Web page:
David Sibley, Don and Lillian Stokes, and many more share their inside tips—and witty observations—on the birding life. The biggest names in birding dispense advice to birders of every level—on topics ranging from feeding birds and cleaning binoculars to pishing and pelagic birding—in these lighthearted essays accompanied by illustrations. Whether satirizing bird snobs or relating the traditions and taboos of the birding culture, this collection of wisdom is as chock-full of helpful information as it is entertaining. “The book is a delight to read and will generate new enthusiasm for the hobby. The 25 black-and-white line drawings are hilarious.” —Booklist
Birding on Borrowed Time tells, in her own words, the remarkable story of Phoebe Snetsigner, the woman who saw more birds in her life than any other human being in the history of the world. Phoebe's quest to see as many birds as possible only began at the age of 34, when she first laid eyes on a resplendent Blackburnian Warbler. Both a lively chronicle of birding adventures and a profoundly moving human document, Birding on Borrowed Time is the memoir of a truly extraordinary woman. The book includes 45 illustrations by renowned avian artist H. Douglas Pratt (including 16 full-color plates), appendices, indices, and a map showing Phoebe's travel destinations.
Author: Luke Dempsey
Publisher: Bloomsbury Publishing USA
Release Date: 2011-01-15
It began with a weekend house; then weekend trips. Then the occasional meeting rearranged in favor of a morning in Central Park, just while the spring migration was on. Before Luke Dempsey knew it, he had spiraled down into full-on birding mania - finding himself riding along with two like-minded maniacs in a series of disreputable rental cars and even nastier motel rooms, charging madly around the country in search of its rarest and most beautiful birds. A Supremely Bad Idea is the story of that search, and those birds, and those maniacs, and that country, and (to a much lesser extent) those rental cars. In Texas, the three obsessives go in search of the deeply endangered Golden-cheeked Warbler, which lives on the side of a hill near a waterfall; in Michigan, they see the pretty-much-extinct Kirtland's Warbler, which insists on short pine trees for nesting and lots of "quiet, please"; in Arizona, they see the very private Elegant Trogon after a very public fight with a birding guide. Along the way, Dempsey narrates an amazing sequence of encounters with nature and humanity, including a man building a 40-foot ark in his Seattle backyard; a beautiful woman who shows him how to kill 4,000 Cowbirds a year; a coyote (and his human smuggler) on the Rio Grande; and everywhere, these incandescent birds flitting across the range of his binoculars, and his heart. With the casual erudition of a Bill Bryson and the comic timing of a British David Sedaris, Dempsey demonstrates why so many millions of birders care so much about birds - and why, perhaps, the rest of us should, too.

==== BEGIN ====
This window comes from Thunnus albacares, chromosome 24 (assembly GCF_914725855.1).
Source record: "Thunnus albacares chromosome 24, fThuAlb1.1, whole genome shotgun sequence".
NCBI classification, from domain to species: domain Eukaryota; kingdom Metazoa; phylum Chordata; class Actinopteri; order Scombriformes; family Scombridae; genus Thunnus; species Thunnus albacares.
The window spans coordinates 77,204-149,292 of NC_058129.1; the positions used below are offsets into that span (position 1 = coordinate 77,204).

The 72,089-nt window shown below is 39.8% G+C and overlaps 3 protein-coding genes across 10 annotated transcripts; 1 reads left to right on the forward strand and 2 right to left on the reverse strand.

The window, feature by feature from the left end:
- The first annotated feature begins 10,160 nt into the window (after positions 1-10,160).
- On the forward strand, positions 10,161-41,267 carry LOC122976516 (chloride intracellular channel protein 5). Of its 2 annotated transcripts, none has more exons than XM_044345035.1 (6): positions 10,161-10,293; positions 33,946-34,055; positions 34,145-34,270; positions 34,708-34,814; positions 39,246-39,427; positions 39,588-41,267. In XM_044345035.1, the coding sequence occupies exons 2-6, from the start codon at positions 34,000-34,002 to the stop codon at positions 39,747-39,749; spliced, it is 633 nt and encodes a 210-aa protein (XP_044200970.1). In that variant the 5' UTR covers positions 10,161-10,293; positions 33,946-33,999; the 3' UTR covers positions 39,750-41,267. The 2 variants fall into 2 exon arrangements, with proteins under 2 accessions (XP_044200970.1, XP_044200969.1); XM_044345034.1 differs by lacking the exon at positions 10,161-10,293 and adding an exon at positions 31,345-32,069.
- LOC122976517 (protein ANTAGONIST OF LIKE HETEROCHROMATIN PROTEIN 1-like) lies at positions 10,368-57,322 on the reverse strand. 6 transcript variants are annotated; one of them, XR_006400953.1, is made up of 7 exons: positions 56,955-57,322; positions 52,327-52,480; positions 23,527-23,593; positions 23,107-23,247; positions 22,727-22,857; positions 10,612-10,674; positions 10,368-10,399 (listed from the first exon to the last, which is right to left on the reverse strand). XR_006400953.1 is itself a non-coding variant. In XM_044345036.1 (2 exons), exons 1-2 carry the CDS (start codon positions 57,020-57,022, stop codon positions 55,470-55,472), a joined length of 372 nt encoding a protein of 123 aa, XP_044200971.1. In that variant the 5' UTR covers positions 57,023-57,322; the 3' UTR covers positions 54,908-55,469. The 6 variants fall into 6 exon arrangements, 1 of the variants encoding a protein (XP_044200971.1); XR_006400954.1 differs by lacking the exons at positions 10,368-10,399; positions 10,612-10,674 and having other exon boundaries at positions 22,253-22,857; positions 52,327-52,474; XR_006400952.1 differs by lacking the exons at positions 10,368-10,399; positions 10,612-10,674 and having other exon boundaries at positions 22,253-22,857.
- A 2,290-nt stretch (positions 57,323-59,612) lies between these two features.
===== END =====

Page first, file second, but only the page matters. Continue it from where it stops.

Author: David Allen Sibley
Release Date: 2008-12-18
“I wrote and illustrated this book to help every inquisitive birder, from novice to expert. Whether you can identify six birds or six hundred, you’ll be a better birder if you have a grounding in the real nuts and bolts of what birds look like, and your skills will be even sharper if you know exactly what to look for and how to record what you see.” —David Allen Sibley The Sibley Guide to Birds and The Sibley Guide to Bird Life and Behavior are both universally acclaimed as the new standard source of species information. And now David Sibley, America’s premier birder and best-known bird artist, takes a new direction; in Sibley’s Birding Basics he is concerned not so much with species as with the general characteristics that influence the appearance of all birds and thus give us the clues to their identity. To create this guide, David Sibley thought through all the skills that enable him to identify a bird in the few instants it is visible to him. Now he shares that information, integrating an explanation of the identification process with many painted and drawn images of details (such as a feather) or concepts. Birding Basics begins by reviewing how one can get started as a birder: the equipment necessary, where and when to go birding, and perhaps most important, the essential things to look for when birds appear in the field. Using many illustrations, David Sibley reviews all the basic concepts of bird identification and then describes the variations (of shape, size, and color) that can change the appearance of a bird over time or in different settings. And he issues a warning about “illusions and other pitfalls”—and advice on avoiding them. The second part of the book, also plentifully illustrated, deals with another set of clues, the major aspects of avian life that differ from species to species: feathers (color, arrangement, shape, molt), behavior and habitat, and sounds. This scientifically precise, beautifully illustrated volume distills the essence of David Sibley’s own experience and skills, providing a solid introduction to “naming” the birds. With Sibley as your guide, when you learn how to interpret what the feathers, the anatomical structure, the sounds of a bird tell you—when you know the clues that show you why there’s no such thing as “just a duck”—birding will be more fun, and more meaningful. An essential addition to the Sibley shelf! From the Trade Paperback edition.